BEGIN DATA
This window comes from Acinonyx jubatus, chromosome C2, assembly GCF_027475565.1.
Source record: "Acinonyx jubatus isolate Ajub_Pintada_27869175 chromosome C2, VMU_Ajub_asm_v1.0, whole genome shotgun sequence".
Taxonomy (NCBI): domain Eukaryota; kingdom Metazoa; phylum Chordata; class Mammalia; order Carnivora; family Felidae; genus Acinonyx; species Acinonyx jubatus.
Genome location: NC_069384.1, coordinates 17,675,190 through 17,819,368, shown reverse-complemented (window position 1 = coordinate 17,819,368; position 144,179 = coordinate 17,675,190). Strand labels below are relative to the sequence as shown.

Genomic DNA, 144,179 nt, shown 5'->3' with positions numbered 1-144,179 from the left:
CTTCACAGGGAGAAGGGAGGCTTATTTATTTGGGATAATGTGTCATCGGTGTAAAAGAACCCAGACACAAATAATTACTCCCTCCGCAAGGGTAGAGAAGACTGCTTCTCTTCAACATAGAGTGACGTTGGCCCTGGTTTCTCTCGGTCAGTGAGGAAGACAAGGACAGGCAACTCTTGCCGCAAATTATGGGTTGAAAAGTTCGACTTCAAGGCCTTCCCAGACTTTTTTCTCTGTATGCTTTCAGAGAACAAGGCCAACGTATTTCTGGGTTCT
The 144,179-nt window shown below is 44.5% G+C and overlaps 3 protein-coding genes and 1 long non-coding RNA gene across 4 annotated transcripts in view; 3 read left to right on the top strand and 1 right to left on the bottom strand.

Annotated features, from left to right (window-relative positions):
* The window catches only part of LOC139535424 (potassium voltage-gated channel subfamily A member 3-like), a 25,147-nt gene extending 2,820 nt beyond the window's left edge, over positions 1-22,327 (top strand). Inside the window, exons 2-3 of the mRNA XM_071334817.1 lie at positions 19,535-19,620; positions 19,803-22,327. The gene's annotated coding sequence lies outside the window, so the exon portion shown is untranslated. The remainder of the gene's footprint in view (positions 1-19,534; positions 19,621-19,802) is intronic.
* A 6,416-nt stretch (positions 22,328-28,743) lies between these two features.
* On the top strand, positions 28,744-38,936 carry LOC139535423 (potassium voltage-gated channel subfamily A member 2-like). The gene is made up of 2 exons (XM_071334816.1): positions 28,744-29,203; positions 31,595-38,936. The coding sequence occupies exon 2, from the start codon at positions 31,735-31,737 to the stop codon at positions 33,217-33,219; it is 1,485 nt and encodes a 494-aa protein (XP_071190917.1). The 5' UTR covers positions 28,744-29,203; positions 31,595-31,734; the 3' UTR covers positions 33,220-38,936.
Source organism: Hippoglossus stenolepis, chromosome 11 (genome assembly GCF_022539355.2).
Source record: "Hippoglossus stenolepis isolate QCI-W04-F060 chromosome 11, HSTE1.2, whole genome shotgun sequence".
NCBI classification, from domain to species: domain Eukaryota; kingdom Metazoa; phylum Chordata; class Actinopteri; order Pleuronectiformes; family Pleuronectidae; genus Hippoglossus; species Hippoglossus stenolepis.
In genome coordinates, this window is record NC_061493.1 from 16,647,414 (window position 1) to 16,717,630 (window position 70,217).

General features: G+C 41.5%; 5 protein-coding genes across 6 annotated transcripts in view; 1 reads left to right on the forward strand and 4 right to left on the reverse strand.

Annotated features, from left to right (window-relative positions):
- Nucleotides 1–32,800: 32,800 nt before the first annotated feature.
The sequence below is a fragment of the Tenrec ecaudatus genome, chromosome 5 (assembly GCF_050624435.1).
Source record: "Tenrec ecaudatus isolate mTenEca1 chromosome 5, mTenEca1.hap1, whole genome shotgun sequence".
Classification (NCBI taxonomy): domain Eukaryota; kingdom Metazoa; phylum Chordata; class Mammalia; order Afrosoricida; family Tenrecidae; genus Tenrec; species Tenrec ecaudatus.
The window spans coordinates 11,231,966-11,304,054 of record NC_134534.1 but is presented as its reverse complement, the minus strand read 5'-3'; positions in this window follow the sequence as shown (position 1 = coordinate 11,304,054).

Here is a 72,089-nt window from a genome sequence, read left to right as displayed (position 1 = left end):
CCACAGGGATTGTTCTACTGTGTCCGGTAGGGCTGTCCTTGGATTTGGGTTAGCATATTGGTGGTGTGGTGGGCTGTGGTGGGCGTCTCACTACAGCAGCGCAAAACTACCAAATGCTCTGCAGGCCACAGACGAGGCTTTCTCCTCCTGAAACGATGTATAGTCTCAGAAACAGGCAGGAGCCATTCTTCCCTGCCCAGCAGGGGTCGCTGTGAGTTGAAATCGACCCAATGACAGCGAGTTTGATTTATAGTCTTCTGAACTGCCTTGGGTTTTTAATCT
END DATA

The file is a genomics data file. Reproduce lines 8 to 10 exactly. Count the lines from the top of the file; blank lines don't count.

Annotated features, from left to right (window-relative positions):
* The window catches only part of LOC139535424 (potassium voltage-gated channel subfamily A member 3-like), a 25,147-nt gene extending 2,820 nt beyond the window's left edge, over positions 1-22,327 (top strand). Inside the window, exons 2-3 of the mRNA XM_071334817.1 lie at positions 19,535-19,620; positions 19,803-22,327. The gene's annotated coding sequence lies outside the window, so the exon portion shown is untranslated. The remainder of the gene's footprint in view (positions 1-19,534; positions 19,621-19,802) is intronic.
* A 6,416-nt stretch (positions 22,328-28,743) lies between these two features.